UNITED NATIONS, Jan. 11 (Xinhua) -- As the United Nations Monday kicked off its official launch of 2010 as the International Year of Biodiversity to highlight the continued devastation on the world's species, UN Secretary-General Ban Ki-moon called it a "wake-up call" to protect the globe's natural resources.
UN Secretary-General Ban Ki-moon speaks to the media at the headquarters of the United Nations in New York, the United States, Jan. 11, 2009. Heralding 2010 as the year of development, Ban Ki-moon on Monday underscored the urgent need to ensure that action is accelerated to achieve the Millennium Development Goals (MDGs), eight anti-poverty targets with a 2015 deadline.(Xinhua/Shen Hong)
In his message released by his spokesman here marking the occasion, the secretary-general said, "Over the past half-century, human activities have caused an unprecedented decline in biological diversity."
"A wide variety of environmental goods and services that we take for granted are under threat, with profound and damaging consequences for ecosystems, economies and livelihoods," the message read.
World leaders in 2002 reached a consensus to reduce the rate of biodiversity loss by 2010, which was added into the Millennium Development Goals but "will not be met," Ban said.
The trends of downward consequences persist, he said, citing that tropical forests continue to hurt where endemic species have fallen and have disrupted local, regional and global climates.
In addition, Ban also named the damaging effect climate change and ocean acidification had on coral reefs. In his message, Ban called on a number of measures which include improved management for forest sustainability where they can store carbon and protect watersheds, as well as the improved preservation of coral reefs so they can continue cushioning the coasts from storms.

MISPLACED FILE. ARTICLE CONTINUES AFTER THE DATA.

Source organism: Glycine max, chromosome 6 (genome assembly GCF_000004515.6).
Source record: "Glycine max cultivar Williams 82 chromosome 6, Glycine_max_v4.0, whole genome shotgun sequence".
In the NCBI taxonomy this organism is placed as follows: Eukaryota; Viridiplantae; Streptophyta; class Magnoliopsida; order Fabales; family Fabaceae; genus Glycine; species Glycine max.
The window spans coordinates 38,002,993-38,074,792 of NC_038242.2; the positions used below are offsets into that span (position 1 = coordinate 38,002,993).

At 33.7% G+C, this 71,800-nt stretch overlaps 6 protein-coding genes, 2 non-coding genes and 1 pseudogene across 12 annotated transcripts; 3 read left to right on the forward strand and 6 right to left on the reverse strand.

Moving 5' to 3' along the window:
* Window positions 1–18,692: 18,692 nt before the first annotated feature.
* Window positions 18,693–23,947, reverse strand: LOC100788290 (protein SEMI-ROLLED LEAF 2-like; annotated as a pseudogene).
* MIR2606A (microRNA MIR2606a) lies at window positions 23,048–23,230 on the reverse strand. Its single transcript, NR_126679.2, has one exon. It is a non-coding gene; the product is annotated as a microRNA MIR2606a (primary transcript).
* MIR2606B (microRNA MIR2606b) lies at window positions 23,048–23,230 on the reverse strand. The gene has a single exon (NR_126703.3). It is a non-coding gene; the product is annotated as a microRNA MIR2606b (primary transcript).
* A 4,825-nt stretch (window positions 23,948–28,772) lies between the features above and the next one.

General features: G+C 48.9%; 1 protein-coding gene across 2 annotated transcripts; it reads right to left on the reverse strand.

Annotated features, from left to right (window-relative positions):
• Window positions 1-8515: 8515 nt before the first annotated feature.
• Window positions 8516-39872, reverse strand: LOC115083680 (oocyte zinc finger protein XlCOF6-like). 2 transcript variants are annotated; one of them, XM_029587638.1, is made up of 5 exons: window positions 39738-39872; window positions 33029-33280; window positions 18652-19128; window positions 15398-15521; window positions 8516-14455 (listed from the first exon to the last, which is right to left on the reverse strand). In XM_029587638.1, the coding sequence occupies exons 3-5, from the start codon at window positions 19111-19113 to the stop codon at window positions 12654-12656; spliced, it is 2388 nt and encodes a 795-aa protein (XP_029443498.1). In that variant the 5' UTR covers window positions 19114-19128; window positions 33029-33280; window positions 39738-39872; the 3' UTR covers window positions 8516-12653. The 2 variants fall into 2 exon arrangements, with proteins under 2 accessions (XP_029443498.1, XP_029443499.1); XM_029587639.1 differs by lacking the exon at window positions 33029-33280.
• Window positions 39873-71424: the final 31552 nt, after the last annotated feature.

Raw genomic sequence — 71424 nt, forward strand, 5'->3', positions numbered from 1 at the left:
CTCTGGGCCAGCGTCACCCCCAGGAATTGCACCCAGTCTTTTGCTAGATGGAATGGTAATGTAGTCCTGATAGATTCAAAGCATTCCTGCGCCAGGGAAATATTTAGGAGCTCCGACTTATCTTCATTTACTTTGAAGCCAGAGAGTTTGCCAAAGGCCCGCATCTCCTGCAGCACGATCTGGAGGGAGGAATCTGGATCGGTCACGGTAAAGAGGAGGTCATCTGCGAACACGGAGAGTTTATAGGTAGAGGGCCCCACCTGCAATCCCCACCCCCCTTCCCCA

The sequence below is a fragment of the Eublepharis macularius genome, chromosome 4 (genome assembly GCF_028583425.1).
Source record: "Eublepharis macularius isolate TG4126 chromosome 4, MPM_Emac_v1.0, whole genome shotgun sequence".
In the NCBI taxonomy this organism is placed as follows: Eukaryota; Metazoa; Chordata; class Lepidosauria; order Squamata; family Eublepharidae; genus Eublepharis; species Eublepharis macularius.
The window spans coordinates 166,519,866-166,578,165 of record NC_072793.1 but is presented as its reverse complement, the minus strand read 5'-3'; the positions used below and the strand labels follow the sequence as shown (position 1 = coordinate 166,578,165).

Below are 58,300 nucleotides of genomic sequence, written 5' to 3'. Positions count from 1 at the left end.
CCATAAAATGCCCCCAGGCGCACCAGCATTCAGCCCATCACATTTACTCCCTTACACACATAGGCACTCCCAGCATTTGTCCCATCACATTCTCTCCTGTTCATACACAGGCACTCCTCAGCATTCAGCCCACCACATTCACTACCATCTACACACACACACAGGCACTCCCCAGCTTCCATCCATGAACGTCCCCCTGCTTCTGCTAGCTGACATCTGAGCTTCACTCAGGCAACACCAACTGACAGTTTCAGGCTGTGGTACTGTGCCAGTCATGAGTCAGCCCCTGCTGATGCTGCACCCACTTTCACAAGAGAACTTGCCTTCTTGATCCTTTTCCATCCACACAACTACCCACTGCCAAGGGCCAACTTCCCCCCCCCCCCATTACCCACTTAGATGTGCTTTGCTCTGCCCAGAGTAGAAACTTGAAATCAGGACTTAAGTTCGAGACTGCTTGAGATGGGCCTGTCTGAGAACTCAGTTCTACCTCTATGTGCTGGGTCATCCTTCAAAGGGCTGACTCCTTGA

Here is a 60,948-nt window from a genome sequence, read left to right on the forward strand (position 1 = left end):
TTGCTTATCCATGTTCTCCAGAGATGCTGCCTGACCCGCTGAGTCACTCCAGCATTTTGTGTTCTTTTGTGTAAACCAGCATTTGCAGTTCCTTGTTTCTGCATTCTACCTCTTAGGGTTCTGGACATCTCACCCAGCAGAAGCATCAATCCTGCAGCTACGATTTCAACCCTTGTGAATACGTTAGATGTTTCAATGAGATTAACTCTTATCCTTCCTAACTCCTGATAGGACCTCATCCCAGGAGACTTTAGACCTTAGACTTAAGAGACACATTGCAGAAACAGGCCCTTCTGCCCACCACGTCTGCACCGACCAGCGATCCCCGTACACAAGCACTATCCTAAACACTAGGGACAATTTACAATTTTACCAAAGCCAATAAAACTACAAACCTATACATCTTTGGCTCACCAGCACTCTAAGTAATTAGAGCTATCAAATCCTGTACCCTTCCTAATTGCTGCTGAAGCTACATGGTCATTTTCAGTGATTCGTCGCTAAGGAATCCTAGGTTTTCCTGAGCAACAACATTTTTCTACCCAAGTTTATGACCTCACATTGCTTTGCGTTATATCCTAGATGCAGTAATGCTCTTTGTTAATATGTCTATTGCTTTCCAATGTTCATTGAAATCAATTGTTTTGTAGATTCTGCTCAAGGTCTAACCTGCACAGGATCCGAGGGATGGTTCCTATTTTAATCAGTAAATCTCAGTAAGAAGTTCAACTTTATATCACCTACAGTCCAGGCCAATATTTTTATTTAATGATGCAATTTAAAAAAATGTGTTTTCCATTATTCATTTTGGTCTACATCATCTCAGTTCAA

To raise awareness of the "impending crisis and spur the world to act," Ban said the United Nations General Assembly named 2010 as the International Year of Biodiversity.
In September 2010, Ban said, the General Assembly will hold a special high-level meeting where the international community will be given the opportunity to show "much needed leadership" in preparation for the Nagoya Biodiversity Summit in Japan, in which a new strategic plan for putting the UN Convention on Biological Diversity into force will be adopted.
The convention, which entered into force at the end of 1993 and now has 193 parties, is based on the premise that the world's diverse ecosystems purify the air and the water, stabilize and moderate the Earth's climate, renew soil fertility, cycle nutrients and pollinate plants.
"In this International Year, we must counter the perception that people are disconnected from our natural environment," Ban said. "We must increase understanding of the implications of losing biodiversity."
"In 2010, I call on every country and each citizen of our planet to engage in a global alliance to protect life on Earth," Ban said underscoring the time is now to establish targets.
"Biodiversity is life," Ban said. "Biodiversity is our life."
The first major event of the International Year of Biodiversityis set for a high-profile meeting on Jan. 21-22 at the Paris headquarters of the UN Educational, Scientific and Cultural Organization (UNESCO).